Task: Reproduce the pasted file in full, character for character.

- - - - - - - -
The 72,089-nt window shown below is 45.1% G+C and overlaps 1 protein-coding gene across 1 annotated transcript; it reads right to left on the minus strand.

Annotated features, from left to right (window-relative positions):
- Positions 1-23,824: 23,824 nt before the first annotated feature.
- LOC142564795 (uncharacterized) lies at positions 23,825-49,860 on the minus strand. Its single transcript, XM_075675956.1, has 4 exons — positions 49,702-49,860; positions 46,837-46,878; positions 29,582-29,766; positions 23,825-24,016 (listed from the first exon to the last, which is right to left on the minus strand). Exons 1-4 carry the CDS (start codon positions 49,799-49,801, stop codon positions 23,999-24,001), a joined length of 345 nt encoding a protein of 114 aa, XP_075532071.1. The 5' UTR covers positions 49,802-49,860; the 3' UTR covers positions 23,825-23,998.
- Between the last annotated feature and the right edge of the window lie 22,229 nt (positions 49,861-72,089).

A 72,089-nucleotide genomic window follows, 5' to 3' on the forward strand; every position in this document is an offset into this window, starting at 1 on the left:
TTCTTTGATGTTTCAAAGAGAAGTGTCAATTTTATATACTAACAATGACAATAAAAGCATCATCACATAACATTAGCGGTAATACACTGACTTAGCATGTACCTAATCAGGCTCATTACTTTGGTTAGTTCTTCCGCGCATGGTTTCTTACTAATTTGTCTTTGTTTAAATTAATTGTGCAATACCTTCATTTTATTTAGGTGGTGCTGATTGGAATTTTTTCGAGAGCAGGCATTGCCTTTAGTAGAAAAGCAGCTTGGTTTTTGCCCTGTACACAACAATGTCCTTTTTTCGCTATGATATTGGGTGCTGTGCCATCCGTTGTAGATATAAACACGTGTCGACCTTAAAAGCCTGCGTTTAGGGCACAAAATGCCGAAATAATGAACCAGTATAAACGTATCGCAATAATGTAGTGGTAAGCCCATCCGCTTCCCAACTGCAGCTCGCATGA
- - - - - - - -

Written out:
The 72,089-nt window shown below is 45.1% G+C and overlaps 1 protein-coding gene across 1 annotated transcript; it reads right to left on the minus strand.

Annotated features, from left to right (window-relative positions):
- Positions 1-23,824: 23,824 nt before the first annotated feature.
- LOC142564795 (uncharacterized) lies at positions 23,825-49,860 on the minus strand. Its single transcript, XM_075675956.1, has 4 exons — positions 49,702-49,860; positions 46,837-46,878; positions 29,582-29,766; positions 23,825-24,016 (listed from the first exon to the last, which is right to left on the minus strand). Exons 1-4 carry the CDS (start codon positions 49,799-49,801, stop codon positions 23,999-24,001), a joined length of 345 nt encoding a protein of 114 aa, XP_075532071.1. The 5' UTR covers positions 49,802-49,860; the 3' UTR covers positions 23,825-23,998.
- Between the last annotated feature and the right edge of the window lie 22,229 nt (positions 49,861-72,089).

A 72,089-nucleotide genomic window follows, 5' to 3' on the forward strand; every position in this document is an offset into this window, starting at 1 on the left:
TTCTTTGATGTTTCAAAGAGAAGTGTCAATTTTATATACTAACAATGACAATAAAAGCATCATCACATAACATTAGCGGTAATACACTGACTTAGCATGTACCTAATCAGGCTCATTACTTTGGTTAGTTCTTCCGCGCATGGTTTCTTACTAATTTGTCTTTGTTTAAATTAATTGTGCAATACCTTCATTTTATTTAGGTGGTGCTGATTGGAATTTTTTCGAGAGCAGGCATTGCCTTTAGTAGAAAAGCAGCTTGGTTTTTGCCCTGTACACAACAATGTCCTTTTTTCGCTATGATATTGGGTGCTGTGCCATCCGTTGTAGATATAAACACGTGTCGACCTTAAAAGCCTGCGTTTAGGGCACAAAATGCCGAAATAATGAACCAGTATAAACGTATCGCAATAATGTAGTGGTAAGCCCATCCGCTTCCCAACTGCAGCTCGCATGA